Look out for these 3 ways ‘label language’ is used to fool you

Posted by
May 6, 2014

supermarketBy BILL BONVIE
The fact that consumers are becoming more and more knowledgeable about what they’re eating these days hasn’t stopped today’s big food conglomerates from finding all kinds of creative ways to try and fool them.

Last week, we revealed a particularly outrageous example – the substitution of a formula containing the neurotoxic flavor enhancer monosodium glutamate for a widely trusted, MSG-free herbal seasoning, Old Bay, in Herr’s “Old Bay Seasoned Potato Chips.”

While it’s not often one sees anything that blatantly deceptive in the marketing of processed foods, there are lots of other, more subtle ploys used by the industry and the “Mad Men” it hires to make its products seem more benign than they really are.

Here are some examples of the misleading label language with which the industry tries to camouflage some of its more insidious ingredients:


1) Health claims that divert your attention from the presence of atrocious additives.  You see them all the time on product packaging – buzzwords and phrases that convey the distinct impression that the manufacturer can be trusted to look out for your  health and well-being.

  • Goya Brown Rice With Vegetables, which features the words “heart healthy whole grains,” along with a heart symbol, on the front of the box, and tells you on the back that “a delicious healthy side dish is only 5 minutes away,” one with “low fat” and “high fiber” and that’s “seasoned with carrots, corn, bell peppers and rich chicken flavor.” Only that “chicken flavor,” if you bother to check, is actually enhanced with monosodium glutamate and yeast extract, a related form of free glutamic acid, adding up to a double dose of excitotoxins (which can literally excite certain brain cells to death).
  • Manischewitz Matzo Balls & Chicken Broth, an ethnic favorite with a comfortably familiar brand name, whose can notes that it has zero grams of trans fat and carries a seal bearing the slogans “To Life” and “Healthy Body, Healthy Spirit.” But what it doesn’t mention is that the monosodium glutamate it contains could be harmful to the health of your brain (especially if you’re one of the older generation of consumers who might be most apt to buy this traditional product). Nor does it warn you of the other adverse reactions it could cause that might not even be attributed to it.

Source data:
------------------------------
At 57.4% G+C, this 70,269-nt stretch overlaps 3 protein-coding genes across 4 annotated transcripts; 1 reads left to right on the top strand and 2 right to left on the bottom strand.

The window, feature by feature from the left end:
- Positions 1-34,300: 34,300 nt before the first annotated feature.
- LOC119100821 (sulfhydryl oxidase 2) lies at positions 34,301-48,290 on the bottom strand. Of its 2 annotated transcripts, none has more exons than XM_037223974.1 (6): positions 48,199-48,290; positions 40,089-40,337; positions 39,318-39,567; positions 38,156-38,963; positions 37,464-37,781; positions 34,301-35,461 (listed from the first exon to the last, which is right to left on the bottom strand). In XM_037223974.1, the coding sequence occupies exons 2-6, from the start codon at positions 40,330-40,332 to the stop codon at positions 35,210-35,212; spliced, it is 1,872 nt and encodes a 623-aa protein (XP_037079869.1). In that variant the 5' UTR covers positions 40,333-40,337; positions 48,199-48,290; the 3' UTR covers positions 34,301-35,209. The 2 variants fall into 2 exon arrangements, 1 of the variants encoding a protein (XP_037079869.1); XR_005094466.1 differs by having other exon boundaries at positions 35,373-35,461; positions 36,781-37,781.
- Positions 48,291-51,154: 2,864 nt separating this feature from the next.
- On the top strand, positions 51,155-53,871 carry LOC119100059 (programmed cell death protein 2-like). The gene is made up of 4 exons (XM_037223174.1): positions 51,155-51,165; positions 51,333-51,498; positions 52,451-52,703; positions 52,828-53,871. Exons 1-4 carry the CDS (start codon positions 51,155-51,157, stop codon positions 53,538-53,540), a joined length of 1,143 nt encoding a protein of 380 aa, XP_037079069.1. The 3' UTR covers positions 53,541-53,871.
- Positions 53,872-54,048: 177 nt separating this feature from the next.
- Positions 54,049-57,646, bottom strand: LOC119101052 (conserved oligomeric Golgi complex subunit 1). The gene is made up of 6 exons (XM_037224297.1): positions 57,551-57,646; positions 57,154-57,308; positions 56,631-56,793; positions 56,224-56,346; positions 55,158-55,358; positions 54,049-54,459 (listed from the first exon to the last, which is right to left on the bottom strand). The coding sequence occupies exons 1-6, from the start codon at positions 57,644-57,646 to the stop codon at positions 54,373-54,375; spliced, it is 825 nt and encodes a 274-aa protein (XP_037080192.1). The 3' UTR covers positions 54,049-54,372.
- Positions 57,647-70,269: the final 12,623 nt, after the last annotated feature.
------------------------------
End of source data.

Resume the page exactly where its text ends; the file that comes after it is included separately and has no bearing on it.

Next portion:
2) Expressions of authenticity intended to fool you into thinking nothing new has been added. It’s almost a subliminal reaction you get to certain types of words and images – for instance:

  • Hershey’s Syrup with Genuine Chocolate Flavor – although the first ingredient turns out to be the laboratory-concocted sweetener high fructose corn syrup, which is anything but “genuine.”
  • Heinz Tomato Ketchup, whose label includes a declaration that it’s “grown, not made,” with an asterisk referring to a further assurance that the tomatoes are “grown from Heinz seeds.” Reading that, you might not realize that HFCS is also one of the ingredients – one that is definitely made, not “grown.” (Tip: You can avoid it by simply buying organic ketchup, which is now made by several companies, Heinz among them).
  • Mott’s Original Apple Sauce.  From that name, along with the graphic of appetizing-looking apples, you’d never know it, too, contains HFCS – something that most certainly wasn’t included in the “original” recipe, since it was first introduced in food products back in the 1980s.

3) Terms of endearment that might cause you to ignore the product’s less-loveable aspects. This   is where the creative departments of ad agencies shine – for instance, when coming up with fanciful prose for things like:

  • Campbell’s Home Style Chicken Noodle and Chicken with White Wild Rice soups. Along with the use of “Home Style” in the name, you’ll find the nostalgia-inducing slogan, “The taste that takes you home.” Of course, without reviewing the ingredients, you might never suspect that the taste they’re talking about comes from a mind-numbing combo of flavor-enhancing additives – not just monosodium glutamate, but soy protein concentrate and yeast extract (a ‘triple whammy’ to the brain cells of growing kids).
  • Mott’s Original Apple Sauce.  Yes, it gets citations in two categories –  this second one for the charming characterization of how “Mott’s brings the best of the orchard to families so they can enjoy delicious fruit goodness every day.” Along with that daily dose of added high fructose corn syrup.

I could cite various other examples – and you probably can, too – but I think you get the point: Don’t fall for the smoke and mirrors that food companies (and their ad agencies) use to distract you. Instead, go directly to what they usually would rather you didn’t notice – the actual list of ingredients.